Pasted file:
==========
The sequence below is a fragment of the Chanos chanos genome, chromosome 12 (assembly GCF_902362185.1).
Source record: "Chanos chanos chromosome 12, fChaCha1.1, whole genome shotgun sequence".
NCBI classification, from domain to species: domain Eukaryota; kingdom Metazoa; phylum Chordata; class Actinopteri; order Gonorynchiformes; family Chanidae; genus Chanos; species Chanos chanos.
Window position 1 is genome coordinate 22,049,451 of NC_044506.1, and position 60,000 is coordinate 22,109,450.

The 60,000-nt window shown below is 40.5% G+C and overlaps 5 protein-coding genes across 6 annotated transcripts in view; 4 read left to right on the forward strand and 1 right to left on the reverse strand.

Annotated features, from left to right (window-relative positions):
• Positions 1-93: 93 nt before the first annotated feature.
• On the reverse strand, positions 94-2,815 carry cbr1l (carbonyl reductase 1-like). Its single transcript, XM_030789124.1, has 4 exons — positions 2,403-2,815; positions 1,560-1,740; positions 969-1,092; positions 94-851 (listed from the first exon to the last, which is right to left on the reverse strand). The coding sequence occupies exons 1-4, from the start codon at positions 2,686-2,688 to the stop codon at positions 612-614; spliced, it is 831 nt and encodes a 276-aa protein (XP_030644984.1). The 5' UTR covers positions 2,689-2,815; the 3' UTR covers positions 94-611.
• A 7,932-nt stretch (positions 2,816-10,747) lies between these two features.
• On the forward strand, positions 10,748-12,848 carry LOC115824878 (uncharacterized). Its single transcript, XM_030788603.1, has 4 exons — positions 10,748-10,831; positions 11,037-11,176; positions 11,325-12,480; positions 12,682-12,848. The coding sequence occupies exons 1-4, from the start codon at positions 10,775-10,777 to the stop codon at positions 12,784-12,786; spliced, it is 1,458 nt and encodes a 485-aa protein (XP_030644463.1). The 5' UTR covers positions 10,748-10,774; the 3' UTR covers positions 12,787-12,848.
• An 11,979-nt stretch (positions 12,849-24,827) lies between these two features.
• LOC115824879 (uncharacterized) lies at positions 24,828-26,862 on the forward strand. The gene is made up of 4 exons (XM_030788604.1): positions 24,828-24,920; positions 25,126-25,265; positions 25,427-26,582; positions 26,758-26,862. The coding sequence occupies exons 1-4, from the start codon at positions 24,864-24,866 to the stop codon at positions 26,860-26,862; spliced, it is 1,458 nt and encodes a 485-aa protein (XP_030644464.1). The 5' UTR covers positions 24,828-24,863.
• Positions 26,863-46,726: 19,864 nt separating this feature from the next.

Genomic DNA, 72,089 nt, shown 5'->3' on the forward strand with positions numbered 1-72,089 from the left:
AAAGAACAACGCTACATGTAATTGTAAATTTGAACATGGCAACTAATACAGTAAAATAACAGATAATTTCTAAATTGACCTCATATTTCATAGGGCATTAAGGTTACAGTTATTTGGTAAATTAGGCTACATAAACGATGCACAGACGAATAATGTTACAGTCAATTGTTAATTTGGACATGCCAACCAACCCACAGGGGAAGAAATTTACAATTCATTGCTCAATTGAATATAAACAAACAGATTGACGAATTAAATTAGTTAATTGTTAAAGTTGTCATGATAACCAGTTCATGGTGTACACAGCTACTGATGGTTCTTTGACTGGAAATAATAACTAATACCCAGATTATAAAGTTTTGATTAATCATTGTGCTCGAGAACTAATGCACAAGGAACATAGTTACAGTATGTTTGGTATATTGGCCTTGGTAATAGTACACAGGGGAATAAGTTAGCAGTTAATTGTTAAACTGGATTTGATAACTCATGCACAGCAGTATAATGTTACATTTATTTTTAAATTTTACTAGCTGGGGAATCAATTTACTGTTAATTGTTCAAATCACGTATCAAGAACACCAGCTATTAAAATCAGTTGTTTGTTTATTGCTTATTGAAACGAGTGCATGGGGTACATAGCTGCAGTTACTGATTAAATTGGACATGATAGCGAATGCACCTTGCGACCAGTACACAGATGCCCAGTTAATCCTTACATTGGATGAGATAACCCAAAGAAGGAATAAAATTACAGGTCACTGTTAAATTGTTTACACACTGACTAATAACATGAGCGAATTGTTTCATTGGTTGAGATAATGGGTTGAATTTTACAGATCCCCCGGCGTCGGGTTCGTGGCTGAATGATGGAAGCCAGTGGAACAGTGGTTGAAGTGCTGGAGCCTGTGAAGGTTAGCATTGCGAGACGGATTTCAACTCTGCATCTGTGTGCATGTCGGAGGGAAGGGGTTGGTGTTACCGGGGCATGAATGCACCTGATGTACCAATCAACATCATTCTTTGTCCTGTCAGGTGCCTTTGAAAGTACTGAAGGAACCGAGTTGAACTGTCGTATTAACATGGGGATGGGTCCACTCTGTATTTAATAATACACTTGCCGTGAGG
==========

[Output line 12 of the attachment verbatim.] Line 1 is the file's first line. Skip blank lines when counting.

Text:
• LOC115824879 (uncharacterized) lies at positions 24,828-26,862 on the forward strand. The gene is made up of 4 exons (XM_030788604.1): positions 24,828-24,920; positions 25,126-25,265; positions 25,427-26,582; positions 26,758-26,862. The coding sequence occupies exons 1-4, from the start codon at positions 24,864-24,866 to the stop codon at positions 26,860-26,862; spliced, it is 1,458 nt and encodes a 485-aa protein (XP_030644464.1). The 5' UTR covers positions 24,828-24,863.